Satellite Catalogue

The satellite catalogue is a build-in database in Valispace that consists of components, constants and parameters commonly used in spacecraft design. Watch this tutorial video to learn more:

 

The catalogue consists of three sections

  1. the Constants

  2. the Orbital parameters

  3. and the Satellite.

In the Constants section, physical constants (e.g. speed of light and gas constant), parameters of the Sun, the Earth, the Moon and the solar system's planets and material and propellant properties are given as Valis. Use the Constants section to quickly import Valis into your project.

The Orbital parameters section gives a set of values for an arbitrary orbit. In here, some orbit parameters are automatically calculated and plotted with a set of input values. Change the input values to your hearts desire to quickly visualise different orbits.

The Satellite section consists of a database of pre-made components. It is split up into 8 subsections, one for every subsystem of a typical satellite. It provides a list of off-the-shelf components as well as "example" components. The off-the-shelf components are imported from trusted sources and can be immediately used in your design. The example components can be used to easily configure your design without the hassle of having to create a lot of new Valis.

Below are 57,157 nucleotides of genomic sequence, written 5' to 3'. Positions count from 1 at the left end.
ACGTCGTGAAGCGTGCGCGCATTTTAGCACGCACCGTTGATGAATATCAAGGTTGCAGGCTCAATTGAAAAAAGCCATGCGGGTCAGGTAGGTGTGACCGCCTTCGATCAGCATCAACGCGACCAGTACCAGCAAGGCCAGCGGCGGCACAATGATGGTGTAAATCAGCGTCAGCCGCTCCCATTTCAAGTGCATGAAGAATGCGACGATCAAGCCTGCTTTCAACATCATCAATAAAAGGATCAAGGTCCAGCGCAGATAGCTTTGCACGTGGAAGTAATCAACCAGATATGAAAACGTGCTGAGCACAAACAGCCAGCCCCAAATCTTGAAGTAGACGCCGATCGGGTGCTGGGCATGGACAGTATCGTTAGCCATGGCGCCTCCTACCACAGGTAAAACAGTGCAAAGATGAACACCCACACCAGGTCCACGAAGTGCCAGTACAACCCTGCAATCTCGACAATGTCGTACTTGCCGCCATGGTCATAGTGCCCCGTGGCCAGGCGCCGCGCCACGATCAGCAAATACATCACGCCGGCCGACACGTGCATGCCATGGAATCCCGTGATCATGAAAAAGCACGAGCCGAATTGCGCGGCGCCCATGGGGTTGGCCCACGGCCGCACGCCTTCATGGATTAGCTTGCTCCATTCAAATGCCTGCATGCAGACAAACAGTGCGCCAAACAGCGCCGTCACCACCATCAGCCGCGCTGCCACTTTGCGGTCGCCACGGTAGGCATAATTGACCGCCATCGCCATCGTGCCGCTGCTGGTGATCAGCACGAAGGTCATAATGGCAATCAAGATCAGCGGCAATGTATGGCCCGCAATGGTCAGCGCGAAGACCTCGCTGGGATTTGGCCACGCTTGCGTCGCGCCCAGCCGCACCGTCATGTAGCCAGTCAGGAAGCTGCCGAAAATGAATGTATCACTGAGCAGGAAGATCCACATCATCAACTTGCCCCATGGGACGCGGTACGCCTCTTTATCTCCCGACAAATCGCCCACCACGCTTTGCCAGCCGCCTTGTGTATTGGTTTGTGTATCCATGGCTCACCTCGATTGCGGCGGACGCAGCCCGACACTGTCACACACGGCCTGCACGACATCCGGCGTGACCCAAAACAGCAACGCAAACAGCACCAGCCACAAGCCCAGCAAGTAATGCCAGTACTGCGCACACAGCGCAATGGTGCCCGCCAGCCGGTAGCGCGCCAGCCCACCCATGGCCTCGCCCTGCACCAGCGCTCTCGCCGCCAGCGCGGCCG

Use the off-the-shelf components to quickly build up your design, or simply import a component for the sake of not having to create a lot of Valis. The components contain commonly used parameters which can be easily configured to your own design. The components are named according to their performance in an area important for the respective component. For instance, the name of a thruster contains it's thrust levels and on what type of propulsion system it is based. Furthermore, the components are ordered by their performance in the same area. All components contain a description saying what the source of the data is. This can be used to verify the data and possibly to make purchase orders.

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Accessing the Database

To access the satellite database, go to the Catalogue website. Log in with the following credentials:

  • Username:          catalog
  • Password:           valispace

Export from the Catalogue

After logging in, you should find yourself in the catalogue home screen. To export a component, follow these steps:

  • Navigate to the component which you want to export
  • right-click on the component and select "Export JSON". This creates a JSON file containing all the information about the component.
  • Save the file somewhere where you can easily find it.

Export

Import from the Catalogue

To import a component, follow these steps:

  • Navigate in your own Valispace deployment to the location in your project where you want to import the component
  • Right-click the to-be parent component and select "Import JSON"
  • Either drag-and-drop the JSON file from your local machine into the dialog box or click on the dialog box to manually navigate to the directory where you saved the file

The component is now imported into your project.